WHO Ethiopia supports access to primary health for displaced persons in drought-affected Somali region
Sa’Ada, 36, was displaced from her home in Gunagado Woreda of Jarar Zone, Somali Region due to drought. She and her husband came to Qoto Rooble Kebele in Kebribayah Woreda with their nine children in search of pasture for their livestock and food for their family. After walking a few miles to their destination, she resorted to hiring two pick-up trucks for her cattle and goat to preserve their energy as they were already affected by the lack of feed and water. She said that she paid 400 birr per head for cattle and 80 birr per head for goats, which was more than what she could afford but an amount she was willing to invest to protect her family’s assets. These are her family’s source of food, milk and income.
At their new settlement in Qoto Rooble Kebele, the host community took her children in but Sa’Ada and her husband are living in the open sleeping outside without shade and covers. The weather here is different from that of Gunagado. Here is a windy, cold and common for biting flea. “Not only is it windy and cold here, but the settlement is also flea-infested and we don’t have limited access to clean water. As a result, we have skin rashes and scabies,” Sa’Ada says.
The host community is providing food to Sa’Ada and her family, but Sa’ada often worries about the neighbours that remained behind in Gunagado as they have been severely affected by drought and may soon run out of food.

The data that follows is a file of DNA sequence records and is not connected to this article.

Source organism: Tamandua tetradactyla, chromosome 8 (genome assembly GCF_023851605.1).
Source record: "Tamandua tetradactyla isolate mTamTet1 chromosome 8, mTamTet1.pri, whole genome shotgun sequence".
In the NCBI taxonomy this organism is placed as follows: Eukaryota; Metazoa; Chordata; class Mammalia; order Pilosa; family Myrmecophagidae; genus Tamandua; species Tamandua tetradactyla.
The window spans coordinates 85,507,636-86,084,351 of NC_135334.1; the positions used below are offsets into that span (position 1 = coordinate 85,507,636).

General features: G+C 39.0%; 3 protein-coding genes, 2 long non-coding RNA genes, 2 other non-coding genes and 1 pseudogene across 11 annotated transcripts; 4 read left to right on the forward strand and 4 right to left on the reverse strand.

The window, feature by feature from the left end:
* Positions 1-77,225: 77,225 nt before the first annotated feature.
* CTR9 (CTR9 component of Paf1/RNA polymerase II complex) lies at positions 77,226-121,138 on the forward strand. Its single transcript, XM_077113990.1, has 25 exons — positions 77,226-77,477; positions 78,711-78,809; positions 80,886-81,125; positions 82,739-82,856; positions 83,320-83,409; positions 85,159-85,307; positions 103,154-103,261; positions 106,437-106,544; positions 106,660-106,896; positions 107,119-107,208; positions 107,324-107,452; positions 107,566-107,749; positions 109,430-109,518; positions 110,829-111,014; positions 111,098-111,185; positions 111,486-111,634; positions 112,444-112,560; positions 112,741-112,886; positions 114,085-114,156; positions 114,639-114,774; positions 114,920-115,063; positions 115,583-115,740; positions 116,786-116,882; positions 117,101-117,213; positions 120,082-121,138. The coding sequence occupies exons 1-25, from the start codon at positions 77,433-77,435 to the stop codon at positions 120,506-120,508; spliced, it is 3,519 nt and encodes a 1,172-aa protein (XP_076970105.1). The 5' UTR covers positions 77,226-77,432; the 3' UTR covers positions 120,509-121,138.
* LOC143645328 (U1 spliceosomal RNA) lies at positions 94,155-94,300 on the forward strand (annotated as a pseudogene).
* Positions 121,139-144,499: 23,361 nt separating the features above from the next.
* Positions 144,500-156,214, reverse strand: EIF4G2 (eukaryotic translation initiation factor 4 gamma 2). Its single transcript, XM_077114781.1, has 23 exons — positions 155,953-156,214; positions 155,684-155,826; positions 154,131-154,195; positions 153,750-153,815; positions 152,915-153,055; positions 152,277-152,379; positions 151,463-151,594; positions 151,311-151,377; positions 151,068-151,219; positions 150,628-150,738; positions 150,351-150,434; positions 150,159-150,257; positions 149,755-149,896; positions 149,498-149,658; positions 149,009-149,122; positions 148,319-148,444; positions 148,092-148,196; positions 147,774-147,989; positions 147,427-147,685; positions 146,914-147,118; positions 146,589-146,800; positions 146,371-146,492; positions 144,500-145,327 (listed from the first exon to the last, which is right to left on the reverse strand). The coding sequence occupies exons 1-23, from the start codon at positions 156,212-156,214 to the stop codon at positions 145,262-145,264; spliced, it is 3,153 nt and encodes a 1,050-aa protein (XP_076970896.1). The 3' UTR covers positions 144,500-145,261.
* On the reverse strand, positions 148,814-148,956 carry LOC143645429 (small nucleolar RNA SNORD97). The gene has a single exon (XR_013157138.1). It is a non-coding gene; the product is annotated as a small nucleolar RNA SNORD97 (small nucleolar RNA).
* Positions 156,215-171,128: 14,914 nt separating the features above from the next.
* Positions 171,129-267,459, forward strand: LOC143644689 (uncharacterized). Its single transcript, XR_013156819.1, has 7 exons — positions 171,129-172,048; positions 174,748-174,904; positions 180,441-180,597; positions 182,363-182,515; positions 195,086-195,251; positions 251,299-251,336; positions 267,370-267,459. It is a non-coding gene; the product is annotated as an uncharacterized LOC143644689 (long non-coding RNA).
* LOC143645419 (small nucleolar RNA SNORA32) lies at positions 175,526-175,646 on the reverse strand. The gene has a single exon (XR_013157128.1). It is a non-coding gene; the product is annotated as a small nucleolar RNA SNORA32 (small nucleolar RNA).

A health and nutrition team from Kebribayeh Woreda periodically visits the internally displaced people’s settlement in Qoto Rooble to provide essential primary health services. Kebribayeh General Hospital, the World Health Organization (WHO) and other partners support the health and nutrition team through trainings, the provision of medicines and medical supplies, and operational support.
Ethiopia has been experiencing one of the most severe La Niña-induced droughts in the last decade following the fifth consecutive failed rainy seasons since late 2020. The drought has affected Somali, Oromia SNNP and Afar regions. The effects of the drought on the affected communities are complex with the loss of livelihoods, shortage of food and negative impacts on health.
WHO Ethiopia has been providing emergency health kits, medicines, medical supplies and equipment to the affected regions to help them prepare for and respond to disease outbreaks and other health needs of people like Sa’ada. The Country Office also conducts water quality assessment to prevent the occurrence and spread of water-borne diseases in the drought-affected areas.